The least upper bound of a set A is also called the supremum of A and is

denoted by sup A, pronounced soup A.

The greatest lower bound of a set A is also called the infimum of A and is

denoted by inf A.

Example Let A = { n1 : n = 2, 3, 4, . . . }. Then sup A = 1/2 and inf A = 0.

5. {1 + (1)n /n| n N}

Definition

A number u is a least upper bound of A if

1. u is an upper bound of A and

2. if U is any upper bound of A then u U .

A number l is a greatest lower bound of A if

1. l is a lower bound of A and

2. if L is any lower bound of A then l L.

1. {x| 0 x 1}

4. {2 1/n| n N}

the real line.

Definition

A non-empty set A of real numbers is

1. {x : x2 < 10}

sets are intimately and inextricably entwined.

3. {1 + 1/n| n N}

6. {q > 0| q 2 < 2, q Q}.

For which of these sets can you find a lower bound greater than 0 and/or an

upper bound less that 2? Identify the greatest lower bound and the least upper

bound for each set.

Can a least upper bound or a greatest lower bound for a set A belong to the

set? Must a least upper bound or a greatest lower bound for a set A belong to

the set?

We have been writing the least upper bound so there had better be only one.

Assignment 5

Prove that a set A can have at most one least upper bound.

3.3

Despite their exotic names, the following fundamental properties of the real

numbers will no doubt be familiar to you. They are listed below. Just glimpse

through them to check they are well known to you.

For x, y R, x + y is a real number

closure under addition

For x, y, z R, (x + y) + z = x + (y + z)

associativity of addition

For x, y R, x + y = y + x

commutativity of addition

There exists a number 0 such that for x R, x + 0 = x = 0 + x

existence of an additive identity

For x R there exists a number x such that x + (x) = 0 = (x) + x

existence of additive inverses

For x, y R, xy is a real number

closure under multiplication

For x, y, z R, (xy)z = x(yz)

associativity of multiplication

For x, y R, xy = yx

commutativity of multiplication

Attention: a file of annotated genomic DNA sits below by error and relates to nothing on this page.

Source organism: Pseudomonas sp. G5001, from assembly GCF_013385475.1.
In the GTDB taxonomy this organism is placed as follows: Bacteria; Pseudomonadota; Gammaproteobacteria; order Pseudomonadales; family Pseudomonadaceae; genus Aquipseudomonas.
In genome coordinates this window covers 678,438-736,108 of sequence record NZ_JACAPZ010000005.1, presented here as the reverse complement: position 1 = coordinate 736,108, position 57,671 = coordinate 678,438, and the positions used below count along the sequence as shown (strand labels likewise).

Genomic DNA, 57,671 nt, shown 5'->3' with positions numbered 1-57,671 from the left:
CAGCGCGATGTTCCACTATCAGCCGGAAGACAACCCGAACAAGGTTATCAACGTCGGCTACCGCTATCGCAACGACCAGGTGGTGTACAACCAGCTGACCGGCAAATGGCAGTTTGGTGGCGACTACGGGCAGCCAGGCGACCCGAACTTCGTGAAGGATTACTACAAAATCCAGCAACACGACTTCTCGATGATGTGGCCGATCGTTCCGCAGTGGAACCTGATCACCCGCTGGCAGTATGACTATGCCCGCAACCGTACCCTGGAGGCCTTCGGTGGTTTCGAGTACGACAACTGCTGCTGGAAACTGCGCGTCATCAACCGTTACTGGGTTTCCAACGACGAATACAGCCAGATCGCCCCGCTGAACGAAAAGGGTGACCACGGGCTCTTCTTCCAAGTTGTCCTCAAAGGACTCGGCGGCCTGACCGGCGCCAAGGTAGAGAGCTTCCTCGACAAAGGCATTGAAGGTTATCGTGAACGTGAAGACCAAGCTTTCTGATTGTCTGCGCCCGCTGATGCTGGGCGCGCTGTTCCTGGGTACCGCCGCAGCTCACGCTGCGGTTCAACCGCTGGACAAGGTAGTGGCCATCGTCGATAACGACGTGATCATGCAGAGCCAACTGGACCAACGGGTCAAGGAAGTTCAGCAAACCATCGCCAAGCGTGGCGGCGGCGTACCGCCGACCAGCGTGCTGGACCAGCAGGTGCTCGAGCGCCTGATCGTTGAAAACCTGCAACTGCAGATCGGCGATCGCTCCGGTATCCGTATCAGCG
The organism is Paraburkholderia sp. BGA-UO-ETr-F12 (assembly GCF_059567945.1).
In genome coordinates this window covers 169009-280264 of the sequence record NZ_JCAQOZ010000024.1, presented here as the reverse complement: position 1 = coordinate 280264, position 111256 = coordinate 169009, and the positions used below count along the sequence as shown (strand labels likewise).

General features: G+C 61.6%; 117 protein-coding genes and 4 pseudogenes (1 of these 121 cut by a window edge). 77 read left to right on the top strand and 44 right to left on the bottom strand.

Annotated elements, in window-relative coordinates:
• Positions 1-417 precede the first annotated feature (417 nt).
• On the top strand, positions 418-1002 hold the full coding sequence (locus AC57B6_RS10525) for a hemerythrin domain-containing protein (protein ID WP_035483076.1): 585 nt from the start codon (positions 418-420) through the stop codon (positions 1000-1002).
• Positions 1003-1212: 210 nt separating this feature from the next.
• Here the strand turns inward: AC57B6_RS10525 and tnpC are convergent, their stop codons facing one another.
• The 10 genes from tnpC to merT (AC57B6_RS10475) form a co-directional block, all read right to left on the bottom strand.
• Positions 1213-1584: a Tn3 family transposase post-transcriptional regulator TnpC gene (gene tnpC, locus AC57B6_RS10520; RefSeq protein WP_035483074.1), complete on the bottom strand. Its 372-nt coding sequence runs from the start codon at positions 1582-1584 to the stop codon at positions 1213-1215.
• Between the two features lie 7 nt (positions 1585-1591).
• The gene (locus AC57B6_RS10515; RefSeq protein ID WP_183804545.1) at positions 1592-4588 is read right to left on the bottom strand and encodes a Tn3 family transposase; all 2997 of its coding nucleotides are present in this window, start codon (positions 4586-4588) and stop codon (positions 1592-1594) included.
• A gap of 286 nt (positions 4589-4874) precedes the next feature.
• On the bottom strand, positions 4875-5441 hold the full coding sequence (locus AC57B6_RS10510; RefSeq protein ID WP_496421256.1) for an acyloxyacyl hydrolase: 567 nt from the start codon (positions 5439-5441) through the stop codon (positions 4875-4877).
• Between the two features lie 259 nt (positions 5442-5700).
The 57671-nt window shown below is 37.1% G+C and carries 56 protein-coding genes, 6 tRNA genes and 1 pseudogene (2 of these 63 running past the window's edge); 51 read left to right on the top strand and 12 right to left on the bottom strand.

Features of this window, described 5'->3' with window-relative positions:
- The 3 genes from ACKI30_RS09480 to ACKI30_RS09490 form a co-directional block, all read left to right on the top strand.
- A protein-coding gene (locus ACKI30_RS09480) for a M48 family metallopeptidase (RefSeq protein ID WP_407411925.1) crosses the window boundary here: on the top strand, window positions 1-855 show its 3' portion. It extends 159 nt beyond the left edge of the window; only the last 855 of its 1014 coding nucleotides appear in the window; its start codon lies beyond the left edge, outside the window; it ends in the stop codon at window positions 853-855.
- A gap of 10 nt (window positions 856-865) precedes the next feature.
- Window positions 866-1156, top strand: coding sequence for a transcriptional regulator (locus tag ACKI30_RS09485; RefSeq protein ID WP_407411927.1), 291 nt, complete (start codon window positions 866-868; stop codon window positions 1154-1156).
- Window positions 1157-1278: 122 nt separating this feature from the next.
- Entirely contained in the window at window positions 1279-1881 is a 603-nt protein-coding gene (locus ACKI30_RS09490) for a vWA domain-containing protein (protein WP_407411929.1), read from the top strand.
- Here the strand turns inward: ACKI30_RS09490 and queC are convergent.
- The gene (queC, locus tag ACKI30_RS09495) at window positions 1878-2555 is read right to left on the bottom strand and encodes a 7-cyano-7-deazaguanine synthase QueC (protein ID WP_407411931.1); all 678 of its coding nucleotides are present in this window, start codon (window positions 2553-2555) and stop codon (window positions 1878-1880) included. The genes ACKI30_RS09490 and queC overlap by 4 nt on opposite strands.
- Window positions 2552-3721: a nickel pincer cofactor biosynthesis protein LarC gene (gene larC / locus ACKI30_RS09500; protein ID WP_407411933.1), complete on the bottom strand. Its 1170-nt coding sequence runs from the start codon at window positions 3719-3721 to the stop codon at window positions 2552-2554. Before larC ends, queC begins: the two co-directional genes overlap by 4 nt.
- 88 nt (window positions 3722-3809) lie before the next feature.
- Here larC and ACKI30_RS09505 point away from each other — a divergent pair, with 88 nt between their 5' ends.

There exists a number 1 such that x.1 = x = 1.x for all x R.

existence of multiplicative identity

For x R, x 6= 0 there exists a number x1 such that x.x1 = 1 = x1 .x

existence of multiplicative inverses

For x, y, z R, x(y + z) = xy + xz

distributive law

For x, y R, exactly one of the following statements is true: x < y, x = y

or x > y

trichotomy

For x, y, z R, if x < y and y < z then x < z

transitivity

For x, y, z R, if x < y then x + z < y + z

adding to an inequality

For x, y, z R, if x < y and z > 0 then zx < zy

multiplying an inequality

5

There is one last axiom, without which the reals would not behave as expected:

Completeness Axiom

Every non-empty subset of the reals that is bounded above has a least upper

bound.

If you lived on a planet where they only used the rational numbers then all

the axioms would hold except the completeness axiom. The set {x Q : x2 2}

has rational upper bounds 1.5, 1.42, 1.415, . . . but no rational least upper bound.

Of course, living in the reals we can see that the least upper bound is 2.

This sort of problem arises because the rationals are riddled with holes and the

completeness axiom captures our intuition that the real line has no holes in it it is complete.

Exercise 5 If A and B denote bounded sets of real numbers, how do the

numbers sup A, inf A, sup B, inf B relate if B A?

Give examples of unequal sets for which sup A = sup B and inf A = inf B.

The following property of the supremum is used frequently throughout Analysis.

Assignment 6

Suppose a set A is non-empty and bounded above. Given > 0, prove that

there is an a A such that sup A < a sup A.

Possible Lack of

Attainment

Notice that sup A and inf A

need not be elements of A.

Assignment 7

Suppose A is a non-empty set of real numbers which is bounded below. Define

the set A = {a : a A}.

1. Sketch two such sets A and A on the real line. Notice that they are

reflected about the origin. Mark in the position of inf A.

2. Prove that A is a non-empty set of real numbers which is bounded above,

and that sup(A) = inf A. Mark sup(A) on the diagram.

Different Versions of

Theorem Greatest lower bounds version

Completeness

Every non-empty set of real numbers which is bounded below has a greatest

This Theorem has been named

lower bound.

Greatest lower bounds verProof. Suppose A is a non-empty set of real numbers which is bounded below.

Then A is a non-empty set of real numbers which is bounded above. The

completeness axiom tells us that A has a least upper bound sup(A). From

Assignment 7 we know that A = (A) has a greatest lower bound, and that

inf A = sup(A).

Completeness. Between now

and the end of the next workbook we will uncover 5 more

versions!

3.4

Sequences

The mathematician Weierstrass was the first to pin down the ideas of completeness in the 1860s and to point out that all the deeper results of analysis

are based upon completeness. The most immediately useful consequence is the

following theorem:

Theorem Increasing sequence version

Every bounded increasing sequence is convergent.

Figure 1 should make this reasonable. Plotting the sequence on the real line

as the set A = {a1 , a2 , a3 , . . . } we can guess that the limit should be sup A.

Assignment 8

Write a proof of the above theorem by showing that an sup A. Use the

definition of convergence and Assignment 6.

Check that your proof has used the completeness axiom, the fact that the

sequence is increasing, and the fact that the sequence is bounded above. If you

have not used each of these then your proof must be wrong!

Theorem Decreasing sequence version